Analyze your competition like a pro.


I’ve heard it said that every book has already been written at least once, and it’s somewhat true. Don’t let that discourage you.


It doesn’t mean your book isn’t valuable to your target audience. However, it does mean that an important part of writing a successful nonfiction book is knowing what other books on the topic are already on the market.


I’m going to explain how to analyze competitive and complementary titles, how to research trends and hot topics, and how to leverage all this knowledge to make key decisions about your book—and to plan out how to address this in your book proposal.


Let’s begin by defining a couple of essential terms.


Competitive Titles: Books that directly compete for your target audience’s attention and dollars.


Complementary Titles: Books your target audience might also read that would support or complement the ideas in your book.


The difference between them can be subtle, and some books are a bit of both, but understanding these terms helps us understand how we should be viewing or analyzing the market for any book.


Let’s say you’re writing a book about how to get out of debt. Dave Ramsey’s Total Money Makeover is definitely a competitive title. But Robert Kiyosaki’s Rich Dad, Poor Dad might be a complementary title.


Your target readers might want to apply the lessons in Rich Dad, Poor Dad, but to do so, they might need to get their debt under control first. Or maybe your approach to debt is aligned with another personal finance author who writes about saving for retirement.


Together, competitive titles and complementary titles are simply referred to in the publishing industry as “comp titles.”


What information should you know about your comp titles?

  • How is your book different? How is it similar?

  • When was the comp title published?

  • Was it traditionally or self-published?

  • How well did it sell?

  • What is its core message and promise?


The whole point of market research is to figure out why a reader would choose your book over another or in addition to another. This choice is based on what your book offers that other books don’t. As you look at potential comp titles, dig in on this question and make sure you have a precise answer.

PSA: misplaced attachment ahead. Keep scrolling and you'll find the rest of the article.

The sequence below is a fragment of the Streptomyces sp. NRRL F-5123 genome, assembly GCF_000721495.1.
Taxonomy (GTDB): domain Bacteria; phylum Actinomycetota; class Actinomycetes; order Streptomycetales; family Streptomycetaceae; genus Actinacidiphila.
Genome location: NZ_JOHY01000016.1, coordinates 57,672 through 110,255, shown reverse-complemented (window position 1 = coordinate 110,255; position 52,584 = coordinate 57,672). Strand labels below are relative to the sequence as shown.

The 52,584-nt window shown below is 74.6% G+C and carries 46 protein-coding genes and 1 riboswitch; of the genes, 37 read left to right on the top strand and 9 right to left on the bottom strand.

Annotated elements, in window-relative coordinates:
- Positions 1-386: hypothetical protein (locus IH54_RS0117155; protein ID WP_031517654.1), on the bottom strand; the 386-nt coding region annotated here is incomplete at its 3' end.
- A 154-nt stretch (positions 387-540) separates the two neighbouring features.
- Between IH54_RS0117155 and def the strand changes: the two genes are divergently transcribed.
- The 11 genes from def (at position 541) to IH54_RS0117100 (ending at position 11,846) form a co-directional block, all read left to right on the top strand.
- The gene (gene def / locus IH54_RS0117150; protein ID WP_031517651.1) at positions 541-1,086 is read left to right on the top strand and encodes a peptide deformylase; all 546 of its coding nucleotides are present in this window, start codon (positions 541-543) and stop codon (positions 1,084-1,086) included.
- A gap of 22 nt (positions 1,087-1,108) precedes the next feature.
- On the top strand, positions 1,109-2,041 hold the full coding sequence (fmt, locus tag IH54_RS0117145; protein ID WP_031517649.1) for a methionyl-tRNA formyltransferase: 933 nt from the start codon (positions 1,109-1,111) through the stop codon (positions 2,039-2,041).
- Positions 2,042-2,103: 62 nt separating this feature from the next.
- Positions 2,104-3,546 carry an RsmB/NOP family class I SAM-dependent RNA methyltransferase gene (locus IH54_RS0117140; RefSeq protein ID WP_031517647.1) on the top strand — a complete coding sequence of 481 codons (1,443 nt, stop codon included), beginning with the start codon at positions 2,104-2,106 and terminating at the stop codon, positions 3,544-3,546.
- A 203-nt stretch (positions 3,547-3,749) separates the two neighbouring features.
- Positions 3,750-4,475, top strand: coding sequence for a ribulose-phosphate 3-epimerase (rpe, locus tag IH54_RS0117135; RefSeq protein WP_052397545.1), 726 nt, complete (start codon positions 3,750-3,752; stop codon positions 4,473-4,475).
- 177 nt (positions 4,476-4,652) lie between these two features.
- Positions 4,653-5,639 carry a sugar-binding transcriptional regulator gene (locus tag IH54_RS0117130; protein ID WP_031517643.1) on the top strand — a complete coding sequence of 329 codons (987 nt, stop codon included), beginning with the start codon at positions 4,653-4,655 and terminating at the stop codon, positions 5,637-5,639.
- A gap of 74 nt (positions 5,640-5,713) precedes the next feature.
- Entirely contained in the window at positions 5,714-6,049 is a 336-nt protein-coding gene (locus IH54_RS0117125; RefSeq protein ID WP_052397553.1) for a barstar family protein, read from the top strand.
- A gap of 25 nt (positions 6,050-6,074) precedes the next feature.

If you’re creating a book proposal, this information is critical, and is usually captured in a separate section on comp titles, where you explain how your book will stand out in the market. Pick a few comps and list author, title, publisher, and publication date; explain how successful they were (here you might reference Amazon position or bestseller status), and describe how your book complements, or transcends, or builds upon each of them. Pick recent titles, published within the past five years or so. If you refer to older titles, make it clear why they are relevant: for a weight-loss book you might reference the Skinny Bitch franchise that was so popular around 2005, and point out that now is a great time to introduce the market to a new voice that is equally sassy and irreverent.


Agents and editors need to know that you have thought about these things. YOU need to know you’ve thought about these things, to sharpen your own understanding of why readers will want to read your book.


Here’s a question for you: I’m launching a new online course on writing book proposals in 2022. What are the things you want to know about writing book proposals that I can answer in the new course? Drop me a message through my website, or post a comment on social media. I’d love to hear from you.

#ghostwriter #bookproposal #manuscript #nonfictionmanuscript #writingcourse #bookpublishing #sallycollings #onlinewritingclass #publisher #nonfictionwriting #writingcoach #publishingdeal #literaryagent #writingblog #bookdeal